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BOB BROWN: Sleep Debt Will Break The Bank

Robert Louis Stevenson, in his 1879, ‘Travels with a Donkey,’ reminded us that, “Night is a dead monotonous period under a roof, but in the open world it passes lightly with its stars and dews and perfumes, and the hours are marked by the changes in the face of mother nature.”

Yes, sleeping outdoors may have been refreshing 145 years ago, especially for tuberculosis patients when the air was nearly pure, antibiotics were undiscovered, and terrorists minimally active.

A 2022 Gallup survey reported that only 32% of American adults got “excellent or very good sleep.” The remaining 2/3rds got varying degrees of restorative sleep. Bottom line: we are nation with a huge sleep debt (sleep less than 7 hours we hope to catch up on).

Insufficient sleep causes poor memory, trouble concentrating, poor health including heart disease, and major industrial accidents such as The Three Mile Island Nuclear incident, and countless others of similar magnitude. Am I saying our national sleep debt is worse than our national financial debt? No one is printing more sleep. Seldom does my dear wife return from shopping with both groceries and a smile.

Most of us practice ‘poor sleep hygiene.’

If you want to enjoy refreshing sleep, absolutely essential for our precious 3-pound brain, keep these habits ritually:

1. Go to bed every night and get every morning at the same time,

2. The use of alcohol as a beverage has no known medical benefits, but if you want to destroy the normal sleep architecture or stages, drink a shot of alcohol before or near bedtime.

3. Turn the clock away from your sight and do not check the time unless you are a night watchman.

4. Caffeine is ubiquitous, found in more foods and beverages than you can imagine; if you must have your morning coffee, enjoy it in the morning.

5. The room in which you intend to sleep must be ABSOLUTELY DARK, but of course those with handicaps may need nightlights.

6. Sleep in a room that is as cool when possible.

7. If you are just as tired when you wake in the morning, ask your doctor for a home Sleep Apnea Test; successfully treated Sleep Apnea can dramatically improve your health.

8 Get a good mattress.

9. Sex can have a positive effect on sleep.

10. A quiet place to sleep is important.

11. Avoid “sleeping pills.”

12. Physical exercise no later than mid-afternoon improves sleep.

13. Restless legs keep some people awake; it can be treated medically.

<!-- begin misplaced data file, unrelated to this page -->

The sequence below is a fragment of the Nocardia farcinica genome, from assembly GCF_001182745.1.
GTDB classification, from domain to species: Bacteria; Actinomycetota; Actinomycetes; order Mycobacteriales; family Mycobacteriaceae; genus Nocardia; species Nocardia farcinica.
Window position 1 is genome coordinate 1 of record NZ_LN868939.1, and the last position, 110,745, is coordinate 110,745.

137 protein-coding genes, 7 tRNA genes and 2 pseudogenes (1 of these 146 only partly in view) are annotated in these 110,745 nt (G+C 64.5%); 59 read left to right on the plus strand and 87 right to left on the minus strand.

14 Healthy people who remain in bed 10 hours or longer have a higher death rate.

As I scratch my head, wondering how culture wars have been fought and lost right under my eyes without my awareness, and with unprecedented rapidity, I think our nation’s sleep debt, including my own inattention, may be meaningful explanations.

I was born and reared during the great depression. World War II started when I was a 10-year-boy with an older brother in combat. I joined the Army during the Korean War, and I was in medical school during the war in Vietnam. I volunteered to serve on active duty during Operation Desert Storm.

None of these major life events affected me the way I am disturbed by what is happening now and has been happening to our culture during the past 2 or 3 decades. The enemy is invisible to me. The solution is evasive. I want to shout, “Wake up, America, before it’s too late.”

A sleepy nation wants to sleep. It does not want the stress associated with yet another conflict, one that may well cause more restless nights, even one trending to destroy our nation.

In Irving Berlin’s White Christmas, 1954, Bing Crosby sang, “When I’m weary and I can’t sleep, I count my blessings instead of sheep, and I fall asleep counting my blessings.” Sound advice.

When I’m weary and I have difficulty falling asleep or wake in the dark night, I repeat this biblical verse, “I will both lie down in peace, and sleep; for You alone, O Lord, make me dwell in safety.” Psalms 4:8 NKJV.

Robert S. Brown Sr.

Robert S. Brown, MD, PHD a retired Psychiatrist, Col (Ret) U.S. Army Medical Corps devoted the last decade of his career to treating soldiers at Fort Lee redeploying from combat. He was a Clinical Professor of Psychiatry and Professor of Education at UVA. His renowned Mental Health course taught the value of exercise for a sound mind.

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